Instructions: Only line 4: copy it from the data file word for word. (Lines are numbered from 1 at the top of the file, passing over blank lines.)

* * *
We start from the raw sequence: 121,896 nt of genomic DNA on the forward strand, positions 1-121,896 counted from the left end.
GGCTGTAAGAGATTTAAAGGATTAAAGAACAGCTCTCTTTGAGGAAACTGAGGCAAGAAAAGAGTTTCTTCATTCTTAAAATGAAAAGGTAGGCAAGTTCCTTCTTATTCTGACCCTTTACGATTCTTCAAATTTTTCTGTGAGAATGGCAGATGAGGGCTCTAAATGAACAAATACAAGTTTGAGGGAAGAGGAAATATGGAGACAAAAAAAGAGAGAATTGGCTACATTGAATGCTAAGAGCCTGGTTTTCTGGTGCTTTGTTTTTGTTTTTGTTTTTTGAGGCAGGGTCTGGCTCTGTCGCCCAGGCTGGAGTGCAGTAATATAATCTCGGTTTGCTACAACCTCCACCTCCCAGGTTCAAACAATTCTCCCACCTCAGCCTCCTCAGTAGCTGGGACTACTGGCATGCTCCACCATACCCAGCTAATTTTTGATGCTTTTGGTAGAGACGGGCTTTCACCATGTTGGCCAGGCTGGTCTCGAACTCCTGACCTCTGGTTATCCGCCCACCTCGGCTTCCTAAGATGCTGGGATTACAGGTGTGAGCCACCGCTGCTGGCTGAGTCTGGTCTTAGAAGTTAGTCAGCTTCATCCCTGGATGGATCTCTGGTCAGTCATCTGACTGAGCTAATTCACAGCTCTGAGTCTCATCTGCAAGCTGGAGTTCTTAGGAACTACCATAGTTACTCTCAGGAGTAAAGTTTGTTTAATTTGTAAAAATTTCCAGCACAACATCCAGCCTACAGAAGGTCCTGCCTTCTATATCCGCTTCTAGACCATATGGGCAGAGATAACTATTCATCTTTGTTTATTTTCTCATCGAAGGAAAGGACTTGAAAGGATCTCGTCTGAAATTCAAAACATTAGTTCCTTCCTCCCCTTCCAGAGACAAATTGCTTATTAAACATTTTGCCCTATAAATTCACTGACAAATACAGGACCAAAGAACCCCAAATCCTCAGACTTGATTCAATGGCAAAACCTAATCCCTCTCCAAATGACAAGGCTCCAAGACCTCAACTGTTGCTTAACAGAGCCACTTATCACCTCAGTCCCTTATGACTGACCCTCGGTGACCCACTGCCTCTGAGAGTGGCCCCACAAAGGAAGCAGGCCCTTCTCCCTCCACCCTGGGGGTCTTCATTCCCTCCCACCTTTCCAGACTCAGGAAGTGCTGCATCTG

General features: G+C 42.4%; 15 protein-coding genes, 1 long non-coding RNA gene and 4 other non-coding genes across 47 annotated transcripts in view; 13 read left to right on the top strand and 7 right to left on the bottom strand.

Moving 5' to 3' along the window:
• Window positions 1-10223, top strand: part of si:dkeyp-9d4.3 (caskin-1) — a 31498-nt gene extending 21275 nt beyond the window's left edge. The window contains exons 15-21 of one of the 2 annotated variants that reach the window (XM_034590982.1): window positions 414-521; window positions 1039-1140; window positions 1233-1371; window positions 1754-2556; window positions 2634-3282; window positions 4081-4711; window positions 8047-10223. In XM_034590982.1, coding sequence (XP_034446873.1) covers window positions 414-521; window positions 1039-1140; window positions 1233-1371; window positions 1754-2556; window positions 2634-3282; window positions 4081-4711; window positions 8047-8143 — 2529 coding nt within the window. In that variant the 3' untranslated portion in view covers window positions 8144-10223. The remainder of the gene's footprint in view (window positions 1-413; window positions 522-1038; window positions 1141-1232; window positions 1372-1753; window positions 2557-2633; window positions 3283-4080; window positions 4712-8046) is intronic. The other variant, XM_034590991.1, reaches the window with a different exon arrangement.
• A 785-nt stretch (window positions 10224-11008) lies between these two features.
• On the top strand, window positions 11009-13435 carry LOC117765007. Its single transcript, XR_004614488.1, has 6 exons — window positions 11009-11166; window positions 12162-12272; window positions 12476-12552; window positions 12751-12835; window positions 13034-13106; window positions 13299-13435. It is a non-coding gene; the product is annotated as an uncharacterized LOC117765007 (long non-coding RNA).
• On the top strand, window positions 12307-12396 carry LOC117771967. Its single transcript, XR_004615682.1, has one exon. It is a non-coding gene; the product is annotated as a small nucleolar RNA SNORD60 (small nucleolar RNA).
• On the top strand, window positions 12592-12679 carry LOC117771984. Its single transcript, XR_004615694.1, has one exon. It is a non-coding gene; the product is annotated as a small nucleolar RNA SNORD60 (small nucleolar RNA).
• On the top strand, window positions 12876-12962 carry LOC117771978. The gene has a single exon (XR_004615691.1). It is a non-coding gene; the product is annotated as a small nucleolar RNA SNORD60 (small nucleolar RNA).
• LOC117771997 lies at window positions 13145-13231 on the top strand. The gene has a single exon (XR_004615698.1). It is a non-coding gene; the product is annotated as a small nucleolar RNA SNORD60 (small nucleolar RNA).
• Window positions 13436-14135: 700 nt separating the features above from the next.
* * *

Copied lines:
Moving 5' to 3' along the window: